John Dory (Zeus Faber), Silver Dory, Mirror Dory (Zenopsis nebulose), King Dory
The Dory family are popular eating fish, led foremost by John Dory, which is identifiable by the dark round marking on its side (said to be the thumbprint left when the fish was picked up by St Peter). They are caught mainly by trawling methods off the continental shelf along the southern half of Australia. 'Pacific Dory' or 'Basa' fillets are in fact imported catfish from Asia of no relation to the Dory family. See also Oreodory, a closely related species.
|Government Stock Assessment|
|John Dory||Commonwealth||Not Subject to
|Mirror Dory||Commonwealth||Not Subject to
|What do these terms mean?|
The why and how of sustainability
Any disagreement about the sustainability of Dory is primarily around bycatch and interactions with protected species such as seals and deepwater sharks in the South East Trawl. Otherwise stocks are healthy and under appropriate management. So the question is around an acceptable level of bycatch and deaths of protected species, and whether you trust the government in adequately addressing these concerns. It is worth noting that there are many dory species, including much frozen and imported fish labelled “dory” (much of which is likely to be Oreodory, see left). In all cases of imported dory, unless you see a certification label such as Marine Stewardship Council, it is much better to choose the fresh Australian version. Inexplicably, the AMCS has left both John Dory and Mirror Dory out of the latest release of their popular Sustainable Seafood Guide. Watch this space for updates if this changes.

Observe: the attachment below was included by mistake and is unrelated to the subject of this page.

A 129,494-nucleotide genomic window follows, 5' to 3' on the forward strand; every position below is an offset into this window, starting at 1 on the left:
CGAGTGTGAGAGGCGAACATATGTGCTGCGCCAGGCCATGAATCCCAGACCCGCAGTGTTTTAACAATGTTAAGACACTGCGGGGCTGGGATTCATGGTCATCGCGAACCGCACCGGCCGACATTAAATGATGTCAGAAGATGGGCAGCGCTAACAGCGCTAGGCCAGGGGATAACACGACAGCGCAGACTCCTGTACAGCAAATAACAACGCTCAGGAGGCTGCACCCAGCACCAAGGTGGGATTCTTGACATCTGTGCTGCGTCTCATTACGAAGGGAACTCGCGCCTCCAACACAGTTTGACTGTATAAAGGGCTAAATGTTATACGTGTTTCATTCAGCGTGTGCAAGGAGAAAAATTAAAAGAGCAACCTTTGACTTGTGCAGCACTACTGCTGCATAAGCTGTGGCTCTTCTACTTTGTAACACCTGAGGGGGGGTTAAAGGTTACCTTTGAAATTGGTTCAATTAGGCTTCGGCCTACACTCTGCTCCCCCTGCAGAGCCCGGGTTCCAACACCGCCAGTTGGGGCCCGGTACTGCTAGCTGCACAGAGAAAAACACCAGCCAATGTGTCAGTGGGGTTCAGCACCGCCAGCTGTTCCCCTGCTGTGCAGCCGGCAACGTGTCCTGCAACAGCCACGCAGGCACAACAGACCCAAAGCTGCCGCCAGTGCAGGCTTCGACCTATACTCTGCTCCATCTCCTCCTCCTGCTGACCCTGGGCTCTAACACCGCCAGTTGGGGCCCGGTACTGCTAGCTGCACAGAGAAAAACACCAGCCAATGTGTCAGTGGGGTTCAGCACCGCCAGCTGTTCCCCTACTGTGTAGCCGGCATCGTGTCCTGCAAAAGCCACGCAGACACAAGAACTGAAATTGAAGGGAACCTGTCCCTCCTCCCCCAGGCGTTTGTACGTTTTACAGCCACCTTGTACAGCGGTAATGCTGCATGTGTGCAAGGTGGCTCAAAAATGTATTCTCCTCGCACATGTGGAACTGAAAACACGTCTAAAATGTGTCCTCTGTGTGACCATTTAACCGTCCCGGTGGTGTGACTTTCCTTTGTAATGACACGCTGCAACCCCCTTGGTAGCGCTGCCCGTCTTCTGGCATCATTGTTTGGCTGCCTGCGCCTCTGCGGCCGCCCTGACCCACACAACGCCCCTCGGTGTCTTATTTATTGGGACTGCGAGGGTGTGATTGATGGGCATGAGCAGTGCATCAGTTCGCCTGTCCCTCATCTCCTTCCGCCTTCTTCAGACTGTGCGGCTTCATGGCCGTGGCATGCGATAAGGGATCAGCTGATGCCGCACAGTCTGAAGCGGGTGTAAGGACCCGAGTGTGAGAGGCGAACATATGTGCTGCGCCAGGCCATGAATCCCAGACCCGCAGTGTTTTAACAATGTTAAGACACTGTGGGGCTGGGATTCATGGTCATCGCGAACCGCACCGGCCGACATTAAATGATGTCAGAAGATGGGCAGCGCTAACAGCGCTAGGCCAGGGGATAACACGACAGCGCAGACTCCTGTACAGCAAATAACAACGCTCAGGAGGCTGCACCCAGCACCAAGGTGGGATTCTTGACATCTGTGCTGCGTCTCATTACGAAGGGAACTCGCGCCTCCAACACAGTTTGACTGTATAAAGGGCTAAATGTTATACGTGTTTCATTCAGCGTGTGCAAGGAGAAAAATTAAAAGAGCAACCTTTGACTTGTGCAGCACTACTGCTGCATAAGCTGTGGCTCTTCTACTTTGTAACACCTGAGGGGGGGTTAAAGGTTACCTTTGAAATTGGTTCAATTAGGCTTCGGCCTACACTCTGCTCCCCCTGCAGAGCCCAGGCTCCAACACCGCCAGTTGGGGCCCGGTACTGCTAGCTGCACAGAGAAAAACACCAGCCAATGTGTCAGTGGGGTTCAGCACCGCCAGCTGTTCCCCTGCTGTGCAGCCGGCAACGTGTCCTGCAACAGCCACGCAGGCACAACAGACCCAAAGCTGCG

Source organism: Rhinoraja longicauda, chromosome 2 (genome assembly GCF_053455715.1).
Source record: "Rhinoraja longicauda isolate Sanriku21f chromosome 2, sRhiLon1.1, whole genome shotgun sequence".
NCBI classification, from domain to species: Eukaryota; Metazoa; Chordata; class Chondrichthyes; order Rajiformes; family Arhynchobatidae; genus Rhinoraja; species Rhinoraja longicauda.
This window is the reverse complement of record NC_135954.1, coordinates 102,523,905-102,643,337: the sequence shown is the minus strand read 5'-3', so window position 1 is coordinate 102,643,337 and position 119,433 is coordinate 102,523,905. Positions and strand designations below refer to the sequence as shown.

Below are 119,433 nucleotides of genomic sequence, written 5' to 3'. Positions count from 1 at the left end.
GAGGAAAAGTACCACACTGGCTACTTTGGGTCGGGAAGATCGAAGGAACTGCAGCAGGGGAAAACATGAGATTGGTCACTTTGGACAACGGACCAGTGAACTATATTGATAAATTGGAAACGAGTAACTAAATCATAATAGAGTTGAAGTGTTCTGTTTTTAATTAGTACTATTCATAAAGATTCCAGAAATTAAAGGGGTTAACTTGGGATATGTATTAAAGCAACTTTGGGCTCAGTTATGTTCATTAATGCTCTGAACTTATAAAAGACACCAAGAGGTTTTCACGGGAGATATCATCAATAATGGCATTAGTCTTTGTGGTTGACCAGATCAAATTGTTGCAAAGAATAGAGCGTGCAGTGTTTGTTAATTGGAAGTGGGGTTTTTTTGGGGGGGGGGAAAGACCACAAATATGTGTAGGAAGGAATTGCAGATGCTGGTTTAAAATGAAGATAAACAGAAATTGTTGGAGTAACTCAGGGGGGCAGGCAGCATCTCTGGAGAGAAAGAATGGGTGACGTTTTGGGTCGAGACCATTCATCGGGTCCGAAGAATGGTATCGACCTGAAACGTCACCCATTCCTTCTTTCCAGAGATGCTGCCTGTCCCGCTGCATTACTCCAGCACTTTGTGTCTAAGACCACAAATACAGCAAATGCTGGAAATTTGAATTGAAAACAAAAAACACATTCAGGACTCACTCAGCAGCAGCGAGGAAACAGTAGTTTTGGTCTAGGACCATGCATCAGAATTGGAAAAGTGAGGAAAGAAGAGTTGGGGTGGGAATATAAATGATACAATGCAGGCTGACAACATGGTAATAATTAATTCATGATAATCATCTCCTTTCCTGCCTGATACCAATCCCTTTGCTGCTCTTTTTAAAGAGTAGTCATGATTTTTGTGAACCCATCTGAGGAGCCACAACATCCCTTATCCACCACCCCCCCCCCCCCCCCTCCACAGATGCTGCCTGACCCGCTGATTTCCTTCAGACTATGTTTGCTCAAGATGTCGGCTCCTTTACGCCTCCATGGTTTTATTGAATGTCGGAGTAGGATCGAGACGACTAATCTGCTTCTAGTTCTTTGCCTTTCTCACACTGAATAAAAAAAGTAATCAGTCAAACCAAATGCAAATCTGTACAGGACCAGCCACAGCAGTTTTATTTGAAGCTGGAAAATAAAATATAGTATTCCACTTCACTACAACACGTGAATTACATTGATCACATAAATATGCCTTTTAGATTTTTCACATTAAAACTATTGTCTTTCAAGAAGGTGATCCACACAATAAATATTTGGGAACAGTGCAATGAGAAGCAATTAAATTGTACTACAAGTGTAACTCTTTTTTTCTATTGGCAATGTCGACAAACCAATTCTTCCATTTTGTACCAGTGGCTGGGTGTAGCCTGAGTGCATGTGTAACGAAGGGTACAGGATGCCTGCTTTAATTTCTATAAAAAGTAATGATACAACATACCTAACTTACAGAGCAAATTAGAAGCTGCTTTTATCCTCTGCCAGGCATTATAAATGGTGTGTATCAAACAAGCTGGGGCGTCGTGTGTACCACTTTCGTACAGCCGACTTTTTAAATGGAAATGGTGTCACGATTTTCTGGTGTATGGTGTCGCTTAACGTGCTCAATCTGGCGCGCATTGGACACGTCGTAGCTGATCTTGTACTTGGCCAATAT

Preparation and cooking
Though John Dory remains by far the most popular of the family, consider buying MIRROR or SILVER DORY, which are cheaper, have a similar taste and are suited to the same cooking methods. Dory’s have finely flaking, delicate sweet flesh that is best suited to gentle cooking methods such as steaming or pan frying on a low heat.
BREAM has sweet delicate flesh that can be used as an alternative to any of the Dory family. Like Dory, it is well suited to gentle cooking methods such as steaming, poaching or pan frying.
LEATHERJACKET has a a pleasant, light flavour and firm white flesh, making it a suitable alternative to Dory. Skinned fillets can be steamed, poached or panfried in any recipe that calls for Dory.